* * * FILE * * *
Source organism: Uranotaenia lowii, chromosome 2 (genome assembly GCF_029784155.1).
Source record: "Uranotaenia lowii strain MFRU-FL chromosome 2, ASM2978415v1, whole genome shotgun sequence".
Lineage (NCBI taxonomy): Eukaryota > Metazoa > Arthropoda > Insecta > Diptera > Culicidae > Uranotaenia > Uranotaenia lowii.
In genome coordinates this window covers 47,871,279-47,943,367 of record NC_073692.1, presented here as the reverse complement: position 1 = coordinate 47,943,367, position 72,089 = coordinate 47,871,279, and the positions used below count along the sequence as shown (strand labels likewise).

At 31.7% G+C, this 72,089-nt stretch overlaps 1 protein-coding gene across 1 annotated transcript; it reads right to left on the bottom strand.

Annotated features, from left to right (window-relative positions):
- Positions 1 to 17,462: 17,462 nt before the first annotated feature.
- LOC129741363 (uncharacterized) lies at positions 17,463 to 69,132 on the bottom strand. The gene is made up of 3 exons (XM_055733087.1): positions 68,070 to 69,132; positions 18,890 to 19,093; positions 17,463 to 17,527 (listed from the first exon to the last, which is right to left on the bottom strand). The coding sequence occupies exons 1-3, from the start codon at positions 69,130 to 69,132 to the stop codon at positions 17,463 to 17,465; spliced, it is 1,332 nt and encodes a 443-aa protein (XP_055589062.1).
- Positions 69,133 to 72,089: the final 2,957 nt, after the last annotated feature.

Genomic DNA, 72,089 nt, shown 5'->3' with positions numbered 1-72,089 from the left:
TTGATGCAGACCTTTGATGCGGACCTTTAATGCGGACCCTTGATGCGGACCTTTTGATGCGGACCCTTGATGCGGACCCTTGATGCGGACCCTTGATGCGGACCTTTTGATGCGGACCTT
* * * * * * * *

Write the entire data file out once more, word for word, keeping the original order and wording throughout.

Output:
Source organism: Uranotaenia lowii, chromosome 2 (genome assembly GCF_029784155.1).
Source record: "Uranotaenia lowii strain MFRU-FL chromosome 2, ASM2978415v1, whole genome shotgun sequence".
Lineage (NCBI taxonomy): Eukaryota > Metazoa > Arthropoda > Insecta > Diptera > Culicidae > Uranotaenia > Uranotaenia lowii.
In genome coordinates this window covers 47,871,279-47,943,367 of record NC_073692.1, presented here as the reverse complement: position 1 = coordinate 47,943,367, position 72,089 = coordinate 47,871,279, and the positions used below count along the sequence as shown (strand labels likewise).

At 31.7% G+C, this 72,089-nt stretch overlaps 1 protein-coding gene across 1 annotated transcript; it reads right to left on the bottom strand.

Annotated features, from left to right (window-relative positions):
- Positions 1 to 17,462: 17,462 nt before the first annotated feature.
- LOC129741363 (uncharacterized) lies at positions 17,463 to 69,132 on the bottom strand. The gene is made up of 3 exons (XM_055733087.1): positions 68,070 to 69,132; positions 18,890 to 19,093; positions 17,463 to 17,527 (listed from the first exon to the last, which is right to left on the bottom strand). The coding sequence occupies exons 1-3, from the start codon at positions 69,130 to 69,132 to the stop codon at positions 17,463 to 17,465; spliced, it is 1,332 nt and encodes a 443-aa protein (XP_055589062.1).
- Positions 69,133 to 72,089: the final 2,957 nt, after the last annotated feature.

Genomic DNA, 72,089 nt, shown 5'->3' with positions numbered 1-72,089 from the left:
TTGATGCAGACCTTTGATGCGGACCTTTAATGCGGACCCTTGATGCGGACCTTTTGATGCGGACCCTTGATGCGGACCCTTGATGCGGACCCTTGATGCGGACCTTTTGATGCGGACCTT